Michael F. Britton, Ed.D.

Life & Work

Michael Francis Britton is a Member of the the HumanDHS Board of Directors, the HumanDHS Global Advisory Board, the HumanDHS Global Core Team, and a Member of the HumanDHS Global Coordinating Team, as well as Co-Director and Co-Coordinator of the HumanDHS Stop Hazing and Bullying Project. He is the HumanDHS Director of "Global Appreciative Culturing." He is also a Board Member of the Center for Global Community and World Law.

Michael Britton explains his background, interests, and work as follows (February 25, 2008):
Concerned with integrative thinking across neuroscience, in-depth psychotherapies and historical/cultural living, my work looks at how participation in the historical life of our times and interior life are deeply intertwined.

I obtained a doctorate in Counseling Psychology from Rutgers University in the United States doing research on the kinds of parenting that helps children grow up to do well in love. Many of us grew up in homes where there was little by way of reliable, genuine loving, making it hard to know what we’re looking for in potential spouses, hard to know how to be a loving partner and hard to be a good parent. It can be difficult to do well with love, despite our best intentions, if it's not been witnessed or experienced and we've adapted early in life to its absence. It is so important to have people to learn from who encourage maturing in the ability to love and taking in love from others. That’s what this research was all about.

This was during the Cold War, and I undertook interview research with retired U.S. military commanders/planners who had dealt with nuclear weapons, exploring their experience of the moral responsibilities involved. I came to appreciate the very painful nature of the moral ambiguities involved for those who would have “delivered” the nuclear bombs that would have ended civilization in the northern hemisphere had there actually been a nuclear war. Would they have been heroes for having fulfilled their duties, or something quite different, given their role in destroying much of the world? Which view would have been right? Reality was far more morally complex, far more unsettling in its nature, than a simple reading of good guys and bad guys. This remains largely unrecognized in the wake of the Cold War.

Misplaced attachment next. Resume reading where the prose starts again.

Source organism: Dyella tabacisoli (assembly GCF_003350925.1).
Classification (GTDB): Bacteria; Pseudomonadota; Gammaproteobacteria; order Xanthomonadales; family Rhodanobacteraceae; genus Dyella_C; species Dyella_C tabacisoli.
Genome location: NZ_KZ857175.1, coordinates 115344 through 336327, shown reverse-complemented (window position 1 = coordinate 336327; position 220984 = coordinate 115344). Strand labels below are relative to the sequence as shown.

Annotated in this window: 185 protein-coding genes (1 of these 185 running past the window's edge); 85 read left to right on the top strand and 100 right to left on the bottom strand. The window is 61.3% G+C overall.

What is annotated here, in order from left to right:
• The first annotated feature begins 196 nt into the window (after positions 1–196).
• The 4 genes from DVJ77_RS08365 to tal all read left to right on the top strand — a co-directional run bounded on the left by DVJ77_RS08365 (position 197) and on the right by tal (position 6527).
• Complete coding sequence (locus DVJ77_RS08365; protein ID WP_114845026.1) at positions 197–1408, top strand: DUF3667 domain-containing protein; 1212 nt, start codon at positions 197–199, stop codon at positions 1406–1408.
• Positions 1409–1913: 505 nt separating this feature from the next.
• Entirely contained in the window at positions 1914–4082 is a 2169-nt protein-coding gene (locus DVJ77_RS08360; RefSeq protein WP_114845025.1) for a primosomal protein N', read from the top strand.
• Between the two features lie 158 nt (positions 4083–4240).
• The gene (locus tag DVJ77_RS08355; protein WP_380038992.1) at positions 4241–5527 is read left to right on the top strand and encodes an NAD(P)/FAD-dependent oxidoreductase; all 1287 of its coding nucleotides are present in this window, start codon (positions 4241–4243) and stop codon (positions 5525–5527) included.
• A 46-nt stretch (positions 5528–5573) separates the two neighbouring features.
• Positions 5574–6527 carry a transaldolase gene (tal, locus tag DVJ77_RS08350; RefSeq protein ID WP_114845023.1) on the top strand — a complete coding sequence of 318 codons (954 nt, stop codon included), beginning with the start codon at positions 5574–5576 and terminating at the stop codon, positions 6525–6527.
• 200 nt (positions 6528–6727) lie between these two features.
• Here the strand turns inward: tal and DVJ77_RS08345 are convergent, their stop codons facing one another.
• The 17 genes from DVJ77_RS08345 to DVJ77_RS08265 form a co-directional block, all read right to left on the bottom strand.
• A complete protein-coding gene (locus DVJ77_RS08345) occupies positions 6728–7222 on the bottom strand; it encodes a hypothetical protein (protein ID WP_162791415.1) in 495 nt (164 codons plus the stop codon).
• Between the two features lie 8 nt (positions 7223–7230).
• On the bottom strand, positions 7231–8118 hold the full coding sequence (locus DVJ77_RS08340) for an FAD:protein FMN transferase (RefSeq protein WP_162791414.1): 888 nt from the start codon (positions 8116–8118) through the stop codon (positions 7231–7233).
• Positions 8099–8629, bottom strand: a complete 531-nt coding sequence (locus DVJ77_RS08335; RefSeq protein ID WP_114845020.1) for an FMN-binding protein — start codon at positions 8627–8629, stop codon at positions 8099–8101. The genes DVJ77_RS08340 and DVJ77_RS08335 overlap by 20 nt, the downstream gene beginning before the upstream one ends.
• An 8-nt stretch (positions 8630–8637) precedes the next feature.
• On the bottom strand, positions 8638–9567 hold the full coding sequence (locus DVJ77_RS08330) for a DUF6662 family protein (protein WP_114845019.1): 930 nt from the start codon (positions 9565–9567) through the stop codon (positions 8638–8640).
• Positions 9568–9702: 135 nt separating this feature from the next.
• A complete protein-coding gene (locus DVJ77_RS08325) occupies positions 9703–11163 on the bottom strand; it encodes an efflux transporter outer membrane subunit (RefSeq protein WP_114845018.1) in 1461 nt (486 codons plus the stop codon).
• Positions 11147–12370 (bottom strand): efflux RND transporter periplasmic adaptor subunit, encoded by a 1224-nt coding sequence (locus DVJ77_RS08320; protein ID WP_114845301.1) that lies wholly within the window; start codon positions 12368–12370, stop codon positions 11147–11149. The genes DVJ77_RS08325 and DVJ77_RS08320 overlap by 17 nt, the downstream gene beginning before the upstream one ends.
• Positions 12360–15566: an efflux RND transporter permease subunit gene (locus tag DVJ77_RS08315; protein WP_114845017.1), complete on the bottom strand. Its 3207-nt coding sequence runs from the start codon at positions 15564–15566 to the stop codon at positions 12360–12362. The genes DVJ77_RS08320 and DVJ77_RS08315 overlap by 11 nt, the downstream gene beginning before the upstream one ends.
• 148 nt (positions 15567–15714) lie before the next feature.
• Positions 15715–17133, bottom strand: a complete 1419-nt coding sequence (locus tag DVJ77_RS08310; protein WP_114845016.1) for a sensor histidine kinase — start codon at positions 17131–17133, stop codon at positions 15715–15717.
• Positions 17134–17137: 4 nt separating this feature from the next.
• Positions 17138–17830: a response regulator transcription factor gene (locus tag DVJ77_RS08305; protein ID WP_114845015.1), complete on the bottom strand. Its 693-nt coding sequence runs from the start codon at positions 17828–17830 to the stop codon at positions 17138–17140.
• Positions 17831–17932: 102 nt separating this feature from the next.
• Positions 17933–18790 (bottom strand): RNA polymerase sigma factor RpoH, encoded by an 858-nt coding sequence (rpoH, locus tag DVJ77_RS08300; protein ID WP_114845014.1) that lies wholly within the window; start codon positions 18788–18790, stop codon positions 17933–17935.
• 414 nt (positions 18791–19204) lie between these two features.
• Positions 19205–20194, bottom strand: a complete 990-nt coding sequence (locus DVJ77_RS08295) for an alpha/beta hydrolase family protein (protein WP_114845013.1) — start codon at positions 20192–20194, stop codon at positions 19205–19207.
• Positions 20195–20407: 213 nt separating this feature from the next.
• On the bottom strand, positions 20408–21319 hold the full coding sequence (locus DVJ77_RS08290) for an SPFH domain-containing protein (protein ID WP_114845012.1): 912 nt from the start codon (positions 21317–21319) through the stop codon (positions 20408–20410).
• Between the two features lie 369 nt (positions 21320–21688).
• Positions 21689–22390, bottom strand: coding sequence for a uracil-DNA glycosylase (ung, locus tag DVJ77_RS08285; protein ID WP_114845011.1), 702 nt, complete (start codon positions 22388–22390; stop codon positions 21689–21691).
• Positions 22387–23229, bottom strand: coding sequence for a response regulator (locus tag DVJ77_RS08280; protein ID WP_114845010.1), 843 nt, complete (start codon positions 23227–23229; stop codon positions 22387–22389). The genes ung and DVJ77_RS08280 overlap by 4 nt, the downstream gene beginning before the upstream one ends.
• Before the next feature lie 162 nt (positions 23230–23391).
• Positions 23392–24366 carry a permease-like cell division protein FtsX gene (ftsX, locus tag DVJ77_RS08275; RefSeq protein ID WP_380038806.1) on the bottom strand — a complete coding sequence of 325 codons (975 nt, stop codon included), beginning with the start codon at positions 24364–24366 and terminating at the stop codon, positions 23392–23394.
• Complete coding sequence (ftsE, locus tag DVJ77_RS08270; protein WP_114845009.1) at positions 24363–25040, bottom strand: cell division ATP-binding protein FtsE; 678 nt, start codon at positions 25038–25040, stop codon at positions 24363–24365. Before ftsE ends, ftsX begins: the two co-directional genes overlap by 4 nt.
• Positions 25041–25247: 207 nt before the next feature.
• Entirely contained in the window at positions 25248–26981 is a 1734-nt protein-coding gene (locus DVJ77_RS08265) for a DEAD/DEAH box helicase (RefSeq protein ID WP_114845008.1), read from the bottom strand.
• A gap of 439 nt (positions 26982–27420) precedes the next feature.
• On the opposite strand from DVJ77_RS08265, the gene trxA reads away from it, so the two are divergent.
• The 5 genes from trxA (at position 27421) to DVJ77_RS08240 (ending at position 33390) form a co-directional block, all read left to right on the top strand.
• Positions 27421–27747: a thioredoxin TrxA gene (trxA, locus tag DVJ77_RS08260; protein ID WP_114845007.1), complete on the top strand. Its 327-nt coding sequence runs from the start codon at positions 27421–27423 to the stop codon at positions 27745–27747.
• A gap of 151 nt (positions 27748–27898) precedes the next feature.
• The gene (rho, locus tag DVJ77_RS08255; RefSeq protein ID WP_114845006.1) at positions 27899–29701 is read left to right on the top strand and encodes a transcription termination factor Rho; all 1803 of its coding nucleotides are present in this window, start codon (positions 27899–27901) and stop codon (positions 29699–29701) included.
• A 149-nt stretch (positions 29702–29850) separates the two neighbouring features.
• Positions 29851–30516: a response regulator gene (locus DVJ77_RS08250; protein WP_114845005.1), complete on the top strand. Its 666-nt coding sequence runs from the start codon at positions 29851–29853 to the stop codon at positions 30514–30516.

I subsequently wrote the chapter on weapons of mass destruction in Peace, Conflict and Violence: Peace Psychology in the 21st Century, the textbook of the Peace Psychology Division of the American Psychological Association. The reality is that we who have been so steeped in warfare, atrocity, relatively ruthless competition and humiliation as the way it is in regional and global life, we are the ones who are going to have to discover how to make a global life together, marked by regard for each others' personal dignity and by a nurturing feel for each others' lives. How are we going to turn ourselves into that kind of people, all around the planet? When it comes to that kind of change, I don't think we turn on a dime. I think we change step by step. When we find that something positive works that we didn't think could work, we begin to think maybe something more might be possible. I adapted Judith Herman's step-by-step model for how people who were brutalized recover from their experiences. I used her series of steps to identify a sequence of historical tasks we face globally if we’re to put weapons of mass destruction behind us. First, each of us as countries needs to take steps that make the rest of the world safe from our own military power. In that climate,we can all begin to seriously rethink our past, our present and our hoped for future. We have to shift to narratives that are about all of us being in on making global life together. With that underway, it will be easier to think constructively together about what a good global life for all of us would look like and how we can make it so. That’s the only security agenda that really makes sense anymore.

I have also done exploratory research on the collision of traditional, modern and post-modern architectures as reflective of a key challenge of global life. Indigenous peoples, countries built around the values of traditional life and religion, modern countries and the global post-industrial network: We need to ask what it is we all have to offer each other and what it is we can learn from each other. Each has strengths the others lack, so each can teach something if the others want to learn. Architecture brings this into sharp focus. Modern vs traditional, post-modern vs classical: Each has their strengths. Figuring out how to integrate these strengths to support a good historical life in the present, that is the real challenge facing architects and planners in the post-modern era. It's a microcosm of the challenge facing us all in making a global existence together where we really appreciate each other for what we can learn from each other.